Just What the Doctor Ordered
Germs. I hate ’em. You hate ’em. But, sending a plumber after them, that seems kinda weird. I mean, healthcare is a real bastard these days, but bringing in a guy with a plunger and a left-handed spanner to take care of your biological ills isn’t something even the cheapest of insurance companies would do.
Unless you’re from Japan. Then you just have to make sure the doc is appropriately mustachioed.
Nintendo stumbled upon a good idea when they made Dr. Mario. Medical credentials aside, the game is a solid entry in the Mario franchise. I can’t say I ever cared for much beyond Super Mario Brothers, or Super Mario Brothers 3 (Alas, Mario Kart did not appeal for some reason) in the franchise (I was Hedgehog aligned), so this kind of finished the Holy Italian Trilogy for me (a quadrilogy if you count Donkey Kong).
The goal is simple. It’s all based on the Tetris puzzle standard of falling blocks arranged strategically to remove obstacles. So it’s pretty straightforward. The metaphor they splashed on top of it is really part of what sets it apart. The game field is a bottle full of icky germs and viruses, and the blocks you drop in are pills that will take out the viruses. There are three different colors of the viruses and the pills being dropped in to combat them have matching colors. Four blocks and/or germs of any single color in a row will cause any number of four or more horizontally or vertically stacked germs/blocks in that row or column of matched colors to vanish, clearing space, dropping excess blocks and letting you progress. When the germs are gone, the level ends. Rinse, repeat.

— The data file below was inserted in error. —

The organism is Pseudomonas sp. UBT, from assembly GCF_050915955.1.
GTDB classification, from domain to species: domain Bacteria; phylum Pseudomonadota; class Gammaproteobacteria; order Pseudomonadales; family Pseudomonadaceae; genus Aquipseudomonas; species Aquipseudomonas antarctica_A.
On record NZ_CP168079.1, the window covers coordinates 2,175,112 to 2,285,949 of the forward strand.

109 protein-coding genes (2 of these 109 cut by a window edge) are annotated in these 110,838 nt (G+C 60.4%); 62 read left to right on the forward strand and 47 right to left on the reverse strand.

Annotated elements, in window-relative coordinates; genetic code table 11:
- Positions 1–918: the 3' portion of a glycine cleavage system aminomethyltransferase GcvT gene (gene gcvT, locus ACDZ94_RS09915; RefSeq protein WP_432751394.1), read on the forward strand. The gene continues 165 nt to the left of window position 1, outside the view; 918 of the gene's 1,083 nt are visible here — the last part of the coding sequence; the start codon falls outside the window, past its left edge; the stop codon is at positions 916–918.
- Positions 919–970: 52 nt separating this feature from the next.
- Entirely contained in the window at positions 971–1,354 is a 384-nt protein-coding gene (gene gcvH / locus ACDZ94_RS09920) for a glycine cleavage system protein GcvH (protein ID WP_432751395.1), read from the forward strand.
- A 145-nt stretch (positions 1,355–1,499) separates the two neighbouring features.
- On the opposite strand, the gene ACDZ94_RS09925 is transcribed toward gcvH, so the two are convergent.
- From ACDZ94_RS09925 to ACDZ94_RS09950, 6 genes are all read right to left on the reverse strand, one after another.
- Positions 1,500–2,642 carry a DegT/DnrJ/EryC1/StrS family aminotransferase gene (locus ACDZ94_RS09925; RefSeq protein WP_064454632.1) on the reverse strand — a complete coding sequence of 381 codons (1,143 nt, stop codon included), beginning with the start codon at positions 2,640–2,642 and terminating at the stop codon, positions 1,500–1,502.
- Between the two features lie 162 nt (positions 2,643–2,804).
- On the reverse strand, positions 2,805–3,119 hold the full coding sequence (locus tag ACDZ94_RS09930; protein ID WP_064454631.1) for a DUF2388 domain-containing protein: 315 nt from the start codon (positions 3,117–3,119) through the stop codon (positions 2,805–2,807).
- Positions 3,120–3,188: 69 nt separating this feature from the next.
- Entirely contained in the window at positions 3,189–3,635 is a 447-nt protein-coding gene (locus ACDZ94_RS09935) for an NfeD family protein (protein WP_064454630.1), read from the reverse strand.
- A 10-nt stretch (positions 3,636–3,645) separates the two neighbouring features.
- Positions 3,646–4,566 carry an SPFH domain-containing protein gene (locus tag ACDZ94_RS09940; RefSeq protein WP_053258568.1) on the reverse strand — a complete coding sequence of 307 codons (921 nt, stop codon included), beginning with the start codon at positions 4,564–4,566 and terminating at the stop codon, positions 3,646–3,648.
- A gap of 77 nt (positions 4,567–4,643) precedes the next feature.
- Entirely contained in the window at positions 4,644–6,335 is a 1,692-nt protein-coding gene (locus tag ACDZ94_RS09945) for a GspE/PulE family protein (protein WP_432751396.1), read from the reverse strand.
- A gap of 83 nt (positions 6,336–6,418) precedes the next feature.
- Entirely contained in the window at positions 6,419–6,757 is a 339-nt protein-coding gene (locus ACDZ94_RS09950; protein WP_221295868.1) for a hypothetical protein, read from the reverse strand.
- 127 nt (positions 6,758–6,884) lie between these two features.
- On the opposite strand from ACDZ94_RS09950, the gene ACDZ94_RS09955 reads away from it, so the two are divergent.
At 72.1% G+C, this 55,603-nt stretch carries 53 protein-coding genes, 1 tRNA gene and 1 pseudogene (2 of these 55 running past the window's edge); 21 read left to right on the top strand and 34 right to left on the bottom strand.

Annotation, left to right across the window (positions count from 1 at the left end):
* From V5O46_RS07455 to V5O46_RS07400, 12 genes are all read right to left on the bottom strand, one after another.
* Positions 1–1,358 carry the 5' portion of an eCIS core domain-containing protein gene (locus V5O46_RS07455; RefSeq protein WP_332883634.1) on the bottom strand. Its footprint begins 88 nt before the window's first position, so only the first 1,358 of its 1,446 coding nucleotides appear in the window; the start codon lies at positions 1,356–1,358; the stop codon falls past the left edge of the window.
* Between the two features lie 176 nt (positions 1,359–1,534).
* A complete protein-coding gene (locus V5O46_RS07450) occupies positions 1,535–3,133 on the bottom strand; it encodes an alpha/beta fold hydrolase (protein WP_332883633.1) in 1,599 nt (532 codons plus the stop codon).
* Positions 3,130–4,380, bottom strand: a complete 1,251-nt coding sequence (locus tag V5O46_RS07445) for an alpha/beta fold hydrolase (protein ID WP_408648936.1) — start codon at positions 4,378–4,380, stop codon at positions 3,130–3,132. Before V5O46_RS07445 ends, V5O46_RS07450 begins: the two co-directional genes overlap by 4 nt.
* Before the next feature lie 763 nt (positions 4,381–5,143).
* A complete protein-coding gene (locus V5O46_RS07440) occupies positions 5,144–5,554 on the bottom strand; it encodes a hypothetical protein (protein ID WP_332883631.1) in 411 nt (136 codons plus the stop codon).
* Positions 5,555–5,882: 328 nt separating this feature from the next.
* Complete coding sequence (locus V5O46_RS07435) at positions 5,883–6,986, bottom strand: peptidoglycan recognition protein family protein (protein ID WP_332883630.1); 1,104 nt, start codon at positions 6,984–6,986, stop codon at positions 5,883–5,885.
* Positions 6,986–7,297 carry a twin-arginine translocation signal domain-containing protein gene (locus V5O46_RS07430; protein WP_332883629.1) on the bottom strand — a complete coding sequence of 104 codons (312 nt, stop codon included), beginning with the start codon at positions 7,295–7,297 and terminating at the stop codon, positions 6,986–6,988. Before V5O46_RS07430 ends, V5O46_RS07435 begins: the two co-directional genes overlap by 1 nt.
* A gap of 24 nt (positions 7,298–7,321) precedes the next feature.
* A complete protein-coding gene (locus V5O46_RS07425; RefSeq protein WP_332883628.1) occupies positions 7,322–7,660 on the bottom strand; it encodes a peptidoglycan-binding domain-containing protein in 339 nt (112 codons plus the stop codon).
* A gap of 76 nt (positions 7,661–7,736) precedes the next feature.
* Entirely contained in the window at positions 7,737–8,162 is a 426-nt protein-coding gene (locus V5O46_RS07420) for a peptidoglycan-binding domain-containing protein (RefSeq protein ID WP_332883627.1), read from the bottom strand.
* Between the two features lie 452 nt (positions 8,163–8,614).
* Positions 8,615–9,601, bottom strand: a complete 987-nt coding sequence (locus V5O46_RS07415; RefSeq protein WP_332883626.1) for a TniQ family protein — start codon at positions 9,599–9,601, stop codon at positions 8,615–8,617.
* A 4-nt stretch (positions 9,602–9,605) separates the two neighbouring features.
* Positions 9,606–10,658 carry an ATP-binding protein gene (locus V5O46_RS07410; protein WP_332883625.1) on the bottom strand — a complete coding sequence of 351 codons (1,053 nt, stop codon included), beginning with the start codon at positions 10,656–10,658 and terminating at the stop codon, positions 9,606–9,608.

Makes for a pretty simple game, right? Well, you’d be right. Kinda. There are often times a great amount of complexity that can be derived from simplicity. And Dr. Mario certainly had it. Rather than worrying about clearing lines, you had to clear blocks. You could get at them in a couple different ways as well. Sure, you can play it top down if you really want to – but if you learn how to build up, or to layer the pills so that they’ll drop and work out a few more blocks and germs, you’ll find yourself playing much much longer. Though, admittedly, this isn’t so much of a problem if you’re like me. Good or bad play styles aside, you’re gonna be glued to the handheld of your choice (I’m playing on the Advance).
The only thing holding it down isn’t really in the game itself, but rather the hardware. If you did what I did, you played it in the original Game Boy unit first to relive your childhood. And that meant a kind of bulky unit with a d-pad that is prone to being fat-fingered. Also, it meant having to find the one, single place in the apartment that had the right lighting to play the damn game in the first place (something us old school Game Boy users remember all too well). And let’s be honest, that ain’t really the game’s fault – at least not directly.
All in all, this game has survived the test of time. When it arrived in an inconspicuous manilla envelope courtesy of Amazon.com, it made its way immediately into my red Game Boy classic, and the next thing I knew I’d lost an hour. The only reason I even stopped was that I didn’t have enough light to play by so I had to switch to my Advanced. That, my friends, is what we call a testimonial.
It’s just what the Dr. ordered.
Final Verdict: 5/5
Available on: NES (Reviewed) ; Developer: Nintendo R&D 1 ; Publisher: Nintendo ; Players: 2 ; Released: 1990